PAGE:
Christopher Columbus reached the Americas in 1492 and then followed up his initial trip with three further voyages. The colony of La Isabela was established on Hispaniola in 1492 and this was followed by the first permanent European settlement at Santo Domingo in 1496.
The Italian John Cabot, working on behalf of the English crown, discovered Newfoundland in 1497.Later expeditions reached Venezuela, Brazil (Cabral), Nicaragua, Costa Rica, Panama, the Cayman Islands, Florida (Ponce de Leon), the Yucatan (de Cordoba), Mexico (Cortes), New York Bay and South Carolina.
A Frenchman Jacques Cartier explored Quebec while Hernando de Soto ventured into the interior of Florida going as far as Arkansas (where he mapped the Mississippi River). An English settlement failed to take root on Roanoke Island (the Lost Colony associated with Walter Raleigh) but in 1607 another English settlement was established at Jamestown.
The 17th saw settlements established throughout the East Coast of North America by English, French, Dutch and Swedish colonists. Spanish settlements blossomed in California and the North American South West. Over time the English would come to dominate the Dutch and Swedish colonies in New Amsterdam (soon to become New York City) and New Sweden (Delaware Valley).
Britain’s original thirteen colonies (whose foundation goes back to the reign of King James I) were divided into three groups – the New England Colonies (New Hampshire, Massachusetts Bay, Rhode Island and Providence Plantations, Connecticut), the Middle Colonies (New York, New Jersey, Pennsylvania, Delaware) and the Southern Colonies (Maryland, Dominion of Virginia, North Carolina, South Carolina and Georgia).
Pilgrim Puritan settlers set sail for North America in 1620 on the Mayflower. They harboured a deep resentment of the corrupt Church of England and bound themselves together by the influential document known as the Mayflower Compact. They set up the early Plymouth colony. A larger group who favoured reforming, rather than separating themselves from the Church of England, set up a colony at Massachusetts Bay while Puritans preferring a separation of Church and state set up the Rhode Island colony (led by Roger Williams).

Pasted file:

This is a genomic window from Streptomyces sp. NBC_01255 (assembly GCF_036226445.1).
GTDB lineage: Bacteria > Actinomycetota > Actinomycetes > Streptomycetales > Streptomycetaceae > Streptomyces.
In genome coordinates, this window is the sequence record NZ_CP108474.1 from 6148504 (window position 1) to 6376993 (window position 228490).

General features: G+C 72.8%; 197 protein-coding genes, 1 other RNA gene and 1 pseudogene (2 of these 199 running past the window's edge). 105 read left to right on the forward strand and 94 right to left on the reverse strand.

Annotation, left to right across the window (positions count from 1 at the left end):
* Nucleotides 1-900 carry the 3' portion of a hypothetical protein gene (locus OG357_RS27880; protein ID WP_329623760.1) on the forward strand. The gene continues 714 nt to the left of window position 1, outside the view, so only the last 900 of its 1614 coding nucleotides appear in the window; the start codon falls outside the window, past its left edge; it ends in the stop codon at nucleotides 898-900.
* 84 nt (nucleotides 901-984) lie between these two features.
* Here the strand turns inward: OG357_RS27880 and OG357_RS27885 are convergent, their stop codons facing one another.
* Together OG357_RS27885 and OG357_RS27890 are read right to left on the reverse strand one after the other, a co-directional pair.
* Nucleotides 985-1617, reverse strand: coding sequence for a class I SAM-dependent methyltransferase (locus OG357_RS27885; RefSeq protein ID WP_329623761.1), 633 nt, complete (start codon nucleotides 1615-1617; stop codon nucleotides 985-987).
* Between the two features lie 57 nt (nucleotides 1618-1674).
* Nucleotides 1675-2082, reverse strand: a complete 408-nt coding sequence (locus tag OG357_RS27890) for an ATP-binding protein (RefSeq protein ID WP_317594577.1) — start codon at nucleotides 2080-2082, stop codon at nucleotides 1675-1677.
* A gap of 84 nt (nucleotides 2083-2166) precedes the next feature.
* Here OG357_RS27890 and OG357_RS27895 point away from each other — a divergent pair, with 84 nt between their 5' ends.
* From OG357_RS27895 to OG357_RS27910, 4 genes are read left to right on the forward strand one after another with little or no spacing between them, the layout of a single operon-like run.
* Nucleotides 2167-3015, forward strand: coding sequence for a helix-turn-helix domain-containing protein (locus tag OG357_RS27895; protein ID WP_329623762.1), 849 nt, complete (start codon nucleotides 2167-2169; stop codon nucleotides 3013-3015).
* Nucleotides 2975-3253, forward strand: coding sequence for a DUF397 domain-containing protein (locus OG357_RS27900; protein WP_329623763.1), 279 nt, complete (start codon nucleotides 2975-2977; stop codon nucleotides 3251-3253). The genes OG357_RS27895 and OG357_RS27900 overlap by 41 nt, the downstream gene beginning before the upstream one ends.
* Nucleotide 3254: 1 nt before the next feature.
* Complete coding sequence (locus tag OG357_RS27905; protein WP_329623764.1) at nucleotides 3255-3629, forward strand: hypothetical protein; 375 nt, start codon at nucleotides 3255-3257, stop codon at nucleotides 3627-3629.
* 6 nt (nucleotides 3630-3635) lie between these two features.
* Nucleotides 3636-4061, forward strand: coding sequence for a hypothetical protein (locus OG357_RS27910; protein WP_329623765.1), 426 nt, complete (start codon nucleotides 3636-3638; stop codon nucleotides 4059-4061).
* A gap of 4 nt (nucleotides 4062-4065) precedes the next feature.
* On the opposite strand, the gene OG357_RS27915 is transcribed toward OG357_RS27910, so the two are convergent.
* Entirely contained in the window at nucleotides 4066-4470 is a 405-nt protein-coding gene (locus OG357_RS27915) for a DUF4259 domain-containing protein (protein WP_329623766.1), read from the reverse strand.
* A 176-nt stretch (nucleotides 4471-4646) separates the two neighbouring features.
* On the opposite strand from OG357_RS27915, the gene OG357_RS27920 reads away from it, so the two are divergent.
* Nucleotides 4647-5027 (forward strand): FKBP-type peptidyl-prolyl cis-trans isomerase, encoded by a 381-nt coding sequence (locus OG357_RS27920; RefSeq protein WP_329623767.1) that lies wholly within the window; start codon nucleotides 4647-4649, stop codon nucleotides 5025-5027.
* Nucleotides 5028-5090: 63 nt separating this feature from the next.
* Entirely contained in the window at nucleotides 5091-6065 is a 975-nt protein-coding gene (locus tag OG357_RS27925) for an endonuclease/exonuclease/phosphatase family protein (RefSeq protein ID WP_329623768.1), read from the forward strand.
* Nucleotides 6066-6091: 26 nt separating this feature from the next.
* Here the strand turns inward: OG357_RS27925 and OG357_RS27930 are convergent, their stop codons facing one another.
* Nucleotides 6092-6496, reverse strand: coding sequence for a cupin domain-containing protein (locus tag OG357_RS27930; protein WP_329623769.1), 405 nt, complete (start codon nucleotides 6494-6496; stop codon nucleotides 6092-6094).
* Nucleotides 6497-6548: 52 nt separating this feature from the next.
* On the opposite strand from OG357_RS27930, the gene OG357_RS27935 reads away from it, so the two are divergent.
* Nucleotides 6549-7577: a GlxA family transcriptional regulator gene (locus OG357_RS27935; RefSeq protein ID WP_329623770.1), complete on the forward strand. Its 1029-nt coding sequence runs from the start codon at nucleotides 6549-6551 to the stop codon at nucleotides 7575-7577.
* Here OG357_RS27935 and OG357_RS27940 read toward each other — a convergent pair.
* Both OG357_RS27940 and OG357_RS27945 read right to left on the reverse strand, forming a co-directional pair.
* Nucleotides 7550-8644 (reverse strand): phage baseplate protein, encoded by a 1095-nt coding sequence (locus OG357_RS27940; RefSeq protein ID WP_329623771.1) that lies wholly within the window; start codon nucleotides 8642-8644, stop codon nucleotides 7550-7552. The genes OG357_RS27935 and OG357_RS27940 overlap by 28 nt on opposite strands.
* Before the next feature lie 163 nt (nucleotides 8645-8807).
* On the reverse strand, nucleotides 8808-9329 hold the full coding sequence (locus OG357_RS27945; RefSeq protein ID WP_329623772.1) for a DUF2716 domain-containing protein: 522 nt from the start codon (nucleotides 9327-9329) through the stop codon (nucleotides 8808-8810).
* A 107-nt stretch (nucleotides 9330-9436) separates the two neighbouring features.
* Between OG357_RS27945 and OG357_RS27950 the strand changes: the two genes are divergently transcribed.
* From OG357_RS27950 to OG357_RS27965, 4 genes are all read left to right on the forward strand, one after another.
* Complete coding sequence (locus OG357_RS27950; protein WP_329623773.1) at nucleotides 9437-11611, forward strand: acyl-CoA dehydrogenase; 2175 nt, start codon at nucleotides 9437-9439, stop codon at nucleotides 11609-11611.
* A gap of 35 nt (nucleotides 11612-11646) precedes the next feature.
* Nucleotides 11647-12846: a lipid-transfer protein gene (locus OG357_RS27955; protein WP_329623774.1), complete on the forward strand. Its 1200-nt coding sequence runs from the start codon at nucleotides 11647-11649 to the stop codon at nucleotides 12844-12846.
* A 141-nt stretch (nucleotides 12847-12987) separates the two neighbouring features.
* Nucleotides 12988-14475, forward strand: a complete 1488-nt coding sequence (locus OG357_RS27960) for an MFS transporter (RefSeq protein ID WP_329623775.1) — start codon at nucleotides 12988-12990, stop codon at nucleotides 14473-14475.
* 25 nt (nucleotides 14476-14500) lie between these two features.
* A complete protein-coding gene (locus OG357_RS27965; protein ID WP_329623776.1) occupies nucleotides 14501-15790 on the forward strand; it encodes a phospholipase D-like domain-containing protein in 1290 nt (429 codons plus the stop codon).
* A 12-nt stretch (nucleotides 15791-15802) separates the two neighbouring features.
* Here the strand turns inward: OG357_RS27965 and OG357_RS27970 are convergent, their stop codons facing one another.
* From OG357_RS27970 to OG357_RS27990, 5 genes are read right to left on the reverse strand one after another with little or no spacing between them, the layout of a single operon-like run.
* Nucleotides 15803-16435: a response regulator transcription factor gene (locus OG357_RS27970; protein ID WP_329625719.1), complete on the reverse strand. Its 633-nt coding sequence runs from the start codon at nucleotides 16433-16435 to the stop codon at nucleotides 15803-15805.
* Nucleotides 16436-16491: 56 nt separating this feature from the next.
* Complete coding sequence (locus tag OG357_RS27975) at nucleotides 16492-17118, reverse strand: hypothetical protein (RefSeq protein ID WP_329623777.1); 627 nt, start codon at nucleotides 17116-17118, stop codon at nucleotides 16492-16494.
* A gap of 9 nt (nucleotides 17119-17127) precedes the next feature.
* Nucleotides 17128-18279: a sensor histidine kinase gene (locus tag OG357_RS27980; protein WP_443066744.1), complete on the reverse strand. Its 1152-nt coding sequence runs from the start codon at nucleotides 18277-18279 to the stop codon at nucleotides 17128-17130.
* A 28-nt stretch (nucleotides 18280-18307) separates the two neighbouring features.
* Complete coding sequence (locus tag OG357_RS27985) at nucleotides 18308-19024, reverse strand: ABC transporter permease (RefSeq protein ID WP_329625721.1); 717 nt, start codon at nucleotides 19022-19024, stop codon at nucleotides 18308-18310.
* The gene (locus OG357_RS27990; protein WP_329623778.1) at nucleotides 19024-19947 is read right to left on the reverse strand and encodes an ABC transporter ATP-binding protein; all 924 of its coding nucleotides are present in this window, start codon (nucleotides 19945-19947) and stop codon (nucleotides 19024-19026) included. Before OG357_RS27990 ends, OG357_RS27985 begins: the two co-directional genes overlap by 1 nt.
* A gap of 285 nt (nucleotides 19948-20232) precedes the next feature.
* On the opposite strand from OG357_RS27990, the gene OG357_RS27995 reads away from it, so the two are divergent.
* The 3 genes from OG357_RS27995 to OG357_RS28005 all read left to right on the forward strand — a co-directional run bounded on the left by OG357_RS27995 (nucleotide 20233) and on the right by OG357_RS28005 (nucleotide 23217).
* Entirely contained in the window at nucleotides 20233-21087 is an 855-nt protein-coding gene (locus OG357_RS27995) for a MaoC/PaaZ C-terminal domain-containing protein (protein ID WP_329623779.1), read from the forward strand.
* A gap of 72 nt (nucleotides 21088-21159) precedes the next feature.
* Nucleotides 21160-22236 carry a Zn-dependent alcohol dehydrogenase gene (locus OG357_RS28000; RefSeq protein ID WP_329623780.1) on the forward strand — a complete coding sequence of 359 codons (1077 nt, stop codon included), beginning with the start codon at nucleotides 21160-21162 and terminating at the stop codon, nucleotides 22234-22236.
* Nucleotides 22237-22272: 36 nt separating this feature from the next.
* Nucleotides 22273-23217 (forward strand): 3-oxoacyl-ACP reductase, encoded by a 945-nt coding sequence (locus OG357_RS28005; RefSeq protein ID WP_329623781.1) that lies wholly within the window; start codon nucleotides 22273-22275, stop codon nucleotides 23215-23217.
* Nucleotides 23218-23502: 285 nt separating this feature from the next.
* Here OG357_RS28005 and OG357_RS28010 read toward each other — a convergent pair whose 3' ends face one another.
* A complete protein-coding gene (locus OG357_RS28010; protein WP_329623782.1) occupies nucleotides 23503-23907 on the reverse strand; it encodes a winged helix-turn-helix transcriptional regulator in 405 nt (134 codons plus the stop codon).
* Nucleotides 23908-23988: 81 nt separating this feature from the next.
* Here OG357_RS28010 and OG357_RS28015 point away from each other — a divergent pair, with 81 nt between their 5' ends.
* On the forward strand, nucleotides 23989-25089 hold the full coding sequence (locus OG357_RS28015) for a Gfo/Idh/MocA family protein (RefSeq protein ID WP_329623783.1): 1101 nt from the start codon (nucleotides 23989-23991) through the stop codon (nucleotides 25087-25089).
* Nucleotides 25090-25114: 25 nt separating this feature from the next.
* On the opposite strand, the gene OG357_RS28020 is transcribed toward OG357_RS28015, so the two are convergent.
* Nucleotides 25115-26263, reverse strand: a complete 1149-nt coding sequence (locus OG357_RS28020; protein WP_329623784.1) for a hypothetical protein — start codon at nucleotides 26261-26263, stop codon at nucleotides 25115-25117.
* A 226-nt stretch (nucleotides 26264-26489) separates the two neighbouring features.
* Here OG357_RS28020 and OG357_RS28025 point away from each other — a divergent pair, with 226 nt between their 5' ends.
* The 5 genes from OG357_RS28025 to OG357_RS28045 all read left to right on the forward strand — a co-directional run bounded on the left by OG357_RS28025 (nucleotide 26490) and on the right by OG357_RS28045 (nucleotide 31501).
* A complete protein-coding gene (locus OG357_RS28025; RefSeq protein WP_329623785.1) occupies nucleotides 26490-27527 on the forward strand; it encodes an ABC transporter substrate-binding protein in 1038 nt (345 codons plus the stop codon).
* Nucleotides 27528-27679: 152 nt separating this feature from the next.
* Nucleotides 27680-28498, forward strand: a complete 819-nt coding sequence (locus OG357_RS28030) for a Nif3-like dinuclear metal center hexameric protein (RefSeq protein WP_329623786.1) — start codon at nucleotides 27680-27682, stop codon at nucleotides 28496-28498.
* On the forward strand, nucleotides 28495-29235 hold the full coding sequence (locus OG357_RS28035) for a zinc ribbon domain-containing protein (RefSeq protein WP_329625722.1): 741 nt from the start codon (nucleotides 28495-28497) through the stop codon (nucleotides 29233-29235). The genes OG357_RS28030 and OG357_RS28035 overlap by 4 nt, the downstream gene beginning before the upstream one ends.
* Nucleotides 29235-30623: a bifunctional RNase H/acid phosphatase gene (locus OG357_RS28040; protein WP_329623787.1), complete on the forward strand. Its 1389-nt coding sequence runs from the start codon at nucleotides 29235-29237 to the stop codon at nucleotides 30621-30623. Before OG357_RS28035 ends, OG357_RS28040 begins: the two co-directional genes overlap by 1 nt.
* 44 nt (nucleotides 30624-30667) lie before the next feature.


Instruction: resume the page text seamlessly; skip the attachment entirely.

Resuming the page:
Colonial population in North America in 1625 stood at less than two thousand. By 1700 this number had increased one hundred fold with the population of colonial North America reaching a value of just under two and a half million in 1775.
Three forms of colonial governments dominated in English North America:
· provincial - directly controlled by the king as crown colonies they included New Hampshire, Massachusetts Bay, the Carolinas, New York and New Jersey;
· proprietary - similar to provincials but with more localized control and greater civil and religious liberties they included the Southern colonies (except for the Carolina crown colonies) plus Pennsylvania and Delaware;
· charter - these colonies were created by letter patent to provide more independently run political corporations. Many of the puritan colonies are grouped in this category.